What does WWII mean to me? Everything.

We have so much to learn from our WWII veterans. Besides saving the world from pure evil, the men – and women – of the greatest generation taught us about duty, bravery and honor. At no other time in our nation’s history did so many stand up for what was right and sacrifice their lives and livelihoods to ensure freedom for generations to come.

This Veterans’ Day, we should remember this great generation and how what they did for us then has created the world we know now. From the men on the beaches of Normandy, to their wives in the factories back home, every American was fighting – fighting for my parents’ generation and my generation and my children’s generation. They fought simply so that we could live and live free.

I am regularly reminded of the scope of WWII, and it never ceases to amaze me. Not only were the shear numbers of enlisted men massive, but with every action a serviceman took, came an infinite number of consequences.

Let me illustrate:

My grandfather, who served on the USS Columbia in the South Pacific, worked in the radio shack (yes, that’s where the company’s name came from) of the ship. This room was one of the highest points on the boat, atop a tall tower. The Columbia was attacked by kamikazes three times throughout the war. On one attack, the plane struck just below the radio shack, severing the compartment completely. The structure exploded in a burst of flames and all the men working there were thrown into the water. Most, if not all, of them died. This just happened to occur while my grandfather was on his fifteen minute break below deck, eating a sandwich.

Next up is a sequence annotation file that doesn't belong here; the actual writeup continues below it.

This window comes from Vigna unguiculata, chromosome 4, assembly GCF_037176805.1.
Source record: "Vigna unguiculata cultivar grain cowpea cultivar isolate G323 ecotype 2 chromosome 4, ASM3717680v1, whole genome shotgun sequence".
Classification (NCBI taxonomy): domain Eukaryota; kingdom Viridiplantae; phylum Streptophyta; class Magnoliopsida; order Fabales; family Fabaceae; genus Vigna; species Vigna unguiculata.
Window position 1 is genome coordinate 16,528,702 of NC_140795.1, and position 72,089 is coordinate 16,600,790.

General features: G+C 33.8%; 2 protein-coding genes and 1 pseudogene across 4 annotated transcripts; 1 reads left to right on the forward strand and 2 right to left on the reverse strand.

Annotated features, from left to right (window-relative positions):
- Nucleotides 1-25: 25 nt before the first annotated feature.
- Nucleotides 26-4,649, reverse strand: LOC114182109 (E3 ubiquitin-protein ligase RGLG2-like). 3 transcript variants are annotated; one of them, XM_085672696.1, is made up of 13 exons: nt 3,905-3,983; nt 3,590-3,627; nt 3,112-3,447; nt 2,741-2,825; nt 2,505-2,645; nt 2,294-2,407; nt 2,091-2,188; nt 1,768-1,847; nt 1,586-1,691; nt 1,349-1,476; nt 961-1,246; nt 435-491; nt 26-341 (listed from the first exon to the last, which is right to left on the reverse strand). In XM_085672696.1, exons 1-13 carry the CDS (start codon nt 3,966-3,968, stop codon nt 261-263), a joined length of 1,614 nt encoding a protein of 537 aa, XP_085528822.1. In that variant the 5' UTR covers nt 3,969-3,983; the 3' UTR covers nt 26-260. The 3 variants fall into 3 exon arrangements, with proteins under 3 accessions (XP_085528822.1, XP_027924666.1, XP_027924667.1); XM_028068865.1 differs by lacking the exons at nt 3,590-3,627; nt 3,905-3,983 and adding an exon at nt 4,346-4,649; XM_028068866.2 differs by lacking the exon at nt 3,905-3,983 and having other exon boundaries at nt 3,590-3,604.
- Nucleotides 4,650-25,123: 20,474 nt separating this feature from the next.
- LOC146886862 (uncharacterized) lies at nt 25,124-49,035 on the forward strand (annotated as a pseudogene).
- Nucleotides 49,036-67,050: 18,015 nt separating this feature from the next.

Fifteen minutes. If that plane had hit at any time that day outside of those fifteen minutes, my grandfather would have likely died. He would not have came home after the war and had his ten children, one of them being my father. My father would never have had me and my four brothers. My brother would never have had his two kids. An entire family rested on fifteen minutes.

This is what I think of when I consider the consequences of WWII. There must be thousands of stories just like my grandfather’s. Unfortunately, the window of opportunity to hear and record these stories is quickly closing. Every day, around 800 WWII veterans die.

I hope to soon begin a research project to find veterans and record their stories, thoughts and lasting impressions of the war. I think this is something that must be done before too long, but it must be done by hundreds of us all around the country – our government has already started. Very soon the oral history of WWII will be gone. It would be a shame if all we were left with were the facts and dates of battles and had little history of the men and women who made our world possible.


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